Even as Jorma speaks to how his craft and career evolved into, then through this period, he is quick to point out-and far more than once-how his personal life remained static, including but not limited to, his marriage and his substance abuse ("mentally modified" he describes the latter state of mind). Kaukonen downplays the volatile nature of the former relationship to some degree (remarks about its violent exchanges are usually offhanded), but he is also careful, perhaps overly so, to point out how speed-skating, the somewhat offbeat pursuit in which he and his spouse share an interest, gives the couple a mutual interest that prolongs their marriage. Training and competition overseas, however, is a financial burden only recording and tour will allay, so the musician always returns to his first love, as much for practical as creative purposes.
And, as the man points out so explicitly (and somewhat redundantly) late in the book, music has always provided a focal point of stability within whatever whirlwind of personal and/or professional activities were in play at any given time. It's thus seems only natural that, in the end, Been So Long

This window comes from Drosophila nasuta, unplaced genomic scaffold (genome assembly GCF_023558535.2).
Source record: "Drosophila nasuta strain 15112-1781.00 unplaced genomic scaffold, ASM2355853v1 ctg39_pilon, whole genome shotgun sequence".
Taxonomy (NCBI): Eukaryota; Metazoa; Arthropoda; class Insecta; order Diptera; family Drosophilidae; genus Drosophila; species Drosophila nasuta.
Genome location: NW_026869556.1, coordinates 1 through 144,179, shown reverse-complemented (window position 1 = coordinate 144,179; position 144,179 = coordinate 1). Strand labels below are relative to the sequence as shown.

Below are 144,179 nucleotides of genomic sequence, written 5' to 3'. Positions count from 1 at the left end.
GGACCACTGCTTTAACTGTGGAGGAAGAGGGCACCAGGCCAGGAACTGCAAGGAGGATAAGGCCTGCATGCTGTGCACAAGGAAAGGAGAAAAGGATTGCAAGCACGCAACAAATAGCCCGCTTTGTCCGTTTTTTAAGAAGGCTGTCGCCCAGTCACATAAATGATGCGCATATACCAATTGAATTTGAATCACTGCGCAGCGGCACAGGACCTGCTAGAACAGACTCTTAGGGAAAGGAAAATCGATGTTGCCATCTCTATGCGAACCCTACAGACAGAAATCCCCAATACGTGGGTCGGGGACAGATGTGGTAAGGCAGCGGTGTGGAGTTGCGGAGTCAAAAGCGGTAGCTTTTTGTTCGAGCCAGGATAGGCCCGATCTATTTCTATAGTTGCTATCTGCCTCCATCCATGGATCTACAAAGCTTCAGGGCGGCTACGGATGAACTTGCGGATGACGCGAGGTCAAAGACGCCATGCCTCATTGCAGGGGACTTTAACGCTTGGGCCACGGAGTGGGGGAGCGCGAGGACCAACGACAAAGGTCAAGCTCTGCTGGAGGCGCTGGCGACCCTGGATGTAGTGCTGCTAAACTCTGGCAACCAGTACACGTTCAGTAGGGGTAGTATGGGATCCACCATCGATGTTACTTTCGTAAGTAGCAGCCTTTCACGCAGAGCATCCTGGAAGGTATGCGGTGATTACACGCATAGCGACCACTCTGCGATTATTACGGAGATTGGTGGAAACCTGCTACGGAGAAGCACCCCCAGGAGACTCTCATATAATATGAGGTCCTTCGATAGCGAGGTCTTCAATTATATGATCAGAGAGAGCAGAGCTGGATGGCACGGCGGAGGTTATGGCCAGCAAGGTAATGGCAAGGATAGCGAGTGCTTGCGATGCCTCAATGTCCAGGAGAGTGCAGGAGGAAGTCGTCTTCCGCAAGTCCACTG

follows a course much like the automobile trips and motorcycle excursions Jorma has often undertaken and continues to relish so much to this day: the routes are sometimes circuitous, but ultimately constitute forward progress. Even when unexpected parenthood threatens to intrude upon the establishment of the Fur Peach Ranch, the nurturing of the performing and teaching combine became and has remained a veritable eye of a hurricane for him.
Within these three hundred-some pages, Jorma Kaukonen is occasionally reflective to a fault, perhaps in overcompensation for his self-professed insularity during his youth (and beyond). But quite clearly, Been So Long is simultaneously a means to an end and an end in itself: his intent is to reveal himself to himself first, and only then to the reader. It then makes a certain amount of sense that, in their respective foreward and afterward, former and present-day bandmates Grace Slick and Jack Casady would not claim to know this man intimately, but rather seem to admire him and his tale from a distance, with healthy and affectionate detachment.
If that is a rarity for such autobiographies (like the absence of any ghostwriter or co-author), it is far less of one than that which proceeds from the conclusion of My Life & Music
. Jorma Kaukonen would seem to have as much to look forward to as look back on, which makes the reading of Been So Long
a decidedly uplifting experience, second only to hearing the man's music, as included here on the five-track sampler of live cuts, but hardly limited to it.